There is no doubt that something must be done to stop the violent crime that plagues the city, particularly in many of its South and West Side neighborhoods. If the Feds are already here, then they aren’t the answer. The solution to Chicago’s crime problem requires much more than increased man power.
“Chicago and New York have very similar numbers of officers per capita, four per thousand; but Chicago only has 50 cops per square mile and New York has 114 cops per square mile,” Robert Stokes, the director of the School of Public Service at DePaul and an expert on crime prevention and police-community relations, said. “Chicago is more spread out and less dense, which makes it more difficult to effectively patrol spatially.”
Instead of sending more law enforcement to Chicago, Trump would do better to work with Mayor Rahm Emanuel and CPD to address the distribution of police across Chicago’s neighborhoods per each neighborhood’s respective crime rate.
Emanuel has not kept silent in response to Trump’s threats. Opposed to recruiting more federal agents, Emanuel voiced that he is seeking more federal funding to create youth programs, after-school activities and summer jobs for people who live in high risk areas for criminal activity. His hope is that these programs will lead at-risk youth towards positive lifestyles and away from the lure of crime.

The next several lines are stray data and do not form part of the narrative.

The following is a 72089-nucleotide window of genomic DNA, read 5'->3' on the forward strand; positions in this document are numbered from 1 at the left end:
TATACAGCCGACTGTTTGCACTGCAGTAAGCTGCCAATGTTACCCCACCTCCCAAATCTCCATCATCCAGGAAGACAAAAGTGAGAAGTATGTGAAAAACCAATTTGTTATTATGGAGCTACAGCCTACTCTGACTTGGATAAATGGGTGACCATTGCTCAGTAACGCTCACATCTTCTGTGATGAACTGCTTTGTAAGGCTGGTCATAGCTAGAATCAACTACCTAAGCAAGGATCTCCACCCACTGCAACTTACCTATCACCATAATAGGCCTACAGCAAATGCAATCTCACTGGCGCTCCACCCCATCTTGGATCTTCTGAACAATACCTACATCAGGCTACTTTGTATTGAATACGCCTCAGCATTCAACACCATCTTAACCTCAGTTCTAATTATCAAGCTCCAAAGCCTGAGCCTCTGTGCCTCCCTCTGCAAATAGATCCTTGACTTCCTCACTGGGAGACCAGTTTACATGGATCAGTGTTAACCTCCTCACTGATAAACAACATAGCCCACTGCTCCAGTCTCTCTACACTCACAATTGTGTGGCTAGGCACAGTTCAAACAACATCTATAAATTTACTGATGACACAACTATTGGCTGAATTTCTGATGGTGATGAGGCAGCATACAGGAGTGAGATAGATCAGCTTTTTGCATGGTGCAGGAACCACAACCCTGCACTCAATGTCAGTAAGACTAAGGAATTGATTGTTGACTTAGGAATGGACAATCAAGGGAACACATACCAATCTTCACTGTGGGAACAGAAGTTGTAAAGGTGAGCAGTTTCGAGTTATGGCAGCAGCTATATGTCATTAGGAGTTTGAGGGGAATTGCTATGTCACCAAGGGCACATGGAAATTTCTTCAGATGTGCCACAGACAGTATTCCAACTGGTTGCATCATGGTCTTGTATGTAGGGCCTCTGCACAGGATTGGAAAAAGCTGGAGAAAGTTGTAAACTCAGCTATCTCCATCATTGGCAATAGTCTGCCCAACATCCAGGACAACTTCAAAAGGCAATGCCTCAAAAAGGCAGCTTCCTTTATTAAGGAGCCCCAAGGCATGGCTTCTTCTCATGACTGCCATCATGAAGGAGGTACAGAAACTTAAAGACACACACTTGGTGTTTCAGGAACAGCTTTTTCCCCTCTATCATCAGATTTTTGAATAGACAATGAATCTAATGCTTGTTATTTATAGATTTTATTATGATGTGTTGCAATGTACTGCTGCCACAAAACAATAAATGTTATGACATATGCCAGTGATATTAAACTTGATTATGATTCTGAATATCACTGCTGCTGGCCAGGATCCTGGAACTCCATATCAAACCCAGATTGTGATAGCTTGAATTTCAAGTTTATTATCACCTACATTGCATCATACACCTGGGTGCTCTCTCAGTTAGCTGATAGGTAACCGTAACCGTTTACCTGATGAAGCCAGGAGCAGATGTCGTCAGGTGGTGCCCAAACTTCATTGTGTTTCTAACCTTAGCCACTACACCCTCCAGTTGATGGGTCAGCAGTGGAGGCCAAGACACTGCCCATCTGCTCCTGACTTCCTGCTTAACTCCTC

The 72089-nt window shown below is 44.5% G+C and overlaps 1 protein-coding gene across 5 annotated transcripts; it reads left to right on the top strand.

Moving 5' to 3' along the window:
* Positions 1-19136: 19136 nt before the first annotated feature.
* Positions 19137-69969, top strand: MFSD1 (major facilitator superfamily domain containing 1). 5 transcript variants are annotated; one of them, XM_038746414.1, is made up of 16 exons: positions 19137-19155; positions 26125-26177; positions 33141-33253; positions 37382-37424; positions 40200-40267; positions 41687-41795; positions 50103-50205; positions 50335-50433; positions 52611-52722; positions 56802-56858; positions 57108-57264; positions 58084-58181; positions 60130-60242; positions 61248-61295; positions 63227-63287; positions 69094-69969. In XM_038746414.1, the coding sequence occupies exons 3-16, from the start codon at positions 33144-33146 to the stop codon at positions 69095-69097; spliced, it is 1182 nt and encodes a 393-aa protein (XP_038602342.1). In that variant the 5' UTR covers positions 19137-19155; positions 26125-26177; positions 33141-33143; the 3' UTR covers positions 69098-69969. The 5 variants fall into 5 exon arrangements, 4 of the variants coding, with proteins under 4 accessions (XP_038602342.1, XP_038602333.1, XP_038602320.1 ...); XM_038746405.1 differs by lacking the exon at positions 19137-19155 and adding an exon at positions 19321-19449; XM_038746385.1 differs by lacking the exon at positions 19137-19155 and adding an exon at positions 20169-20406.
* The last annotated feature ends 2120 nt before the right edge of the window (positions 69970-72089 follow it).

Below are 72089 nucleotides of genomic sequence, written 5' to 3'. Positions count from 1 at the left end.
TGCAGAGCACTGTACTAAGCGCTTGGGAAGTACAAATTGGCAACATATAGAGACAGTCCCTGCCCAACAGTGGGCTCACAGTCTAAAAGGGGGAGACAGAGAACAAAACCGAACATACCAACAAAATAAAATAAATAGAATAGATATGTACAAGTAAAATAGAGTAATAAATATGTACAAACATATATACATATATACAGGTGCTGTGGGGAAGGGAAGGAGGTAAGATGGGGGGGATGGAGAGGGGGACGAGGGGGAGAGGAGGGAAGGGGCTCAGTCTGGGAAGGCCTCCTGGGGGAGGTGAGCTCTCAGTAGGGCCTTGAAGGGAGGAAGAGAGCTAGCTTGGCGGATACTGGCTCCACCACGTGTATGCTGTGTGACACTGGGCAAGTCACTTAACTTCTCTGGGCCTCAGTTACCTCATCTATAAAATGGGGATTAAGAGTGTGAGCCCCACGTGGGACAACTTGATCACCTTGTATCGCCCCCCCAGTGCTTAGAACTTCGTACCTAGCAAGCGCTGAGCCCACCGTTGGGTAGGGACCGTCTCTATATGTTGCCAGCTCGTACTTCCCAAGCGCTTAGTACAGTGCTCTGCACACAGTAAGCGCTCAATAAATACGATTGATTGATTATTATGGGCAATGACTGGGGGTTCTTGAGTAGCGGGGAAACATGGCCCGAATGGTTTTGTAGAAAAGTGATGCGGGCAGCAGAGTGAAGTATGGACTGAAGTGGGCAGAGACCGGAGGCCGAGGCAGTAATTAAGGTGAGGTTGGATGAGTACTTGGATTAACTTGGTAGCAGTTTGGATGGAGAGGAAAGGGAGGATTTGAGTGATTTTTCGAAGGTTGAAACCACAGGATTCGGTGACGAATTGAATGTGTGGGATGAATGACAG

However, Trump’s recent revocation of federal funding for cities that remain sanctuary cities after his executive order on immigration may mean even less money for Chicago to work with. When asked what route the city should take when approaching the issue of violence, Stokes offered a similar solution to the one Emanuel proposed, adding that stricter gun laws should play a bigger role when addressing the high number of shootings that occur daily in the city.
“Chicago needs better avenues for opportunity for disadvantaged young people and adults in the city, (whether) it is better education or jobs. But, that does not appear to be around the corner, and we may see the opportunity structure for poor people actually get worse with industrial mechanization, right to work laws and unevenly funded education systems,” Stokes said. “Moreover, if everyone has a gun, it sort of makes sense to shoot first before you can get shot, right? There appears to be a basic human impulse towards survival. So, better gun control measures would make sense.”
It is clear that just one solution, such as bringing in more federal agents, is not what Chicago needs to thoroughly combat the violence.
Sorry Mr. President, but Chicago will not be intimidated by your threats, and regardless, sending in the feds will fail to make things better — the feds are already here.
However, it is comforting to know our nation’s newest leader is seeking to improve the safety of our beloved city. For the sake and safety of Chicago and all its citizens, we can only hope that federal aid will come in the form of financial help and not increased manpower in law enforcement.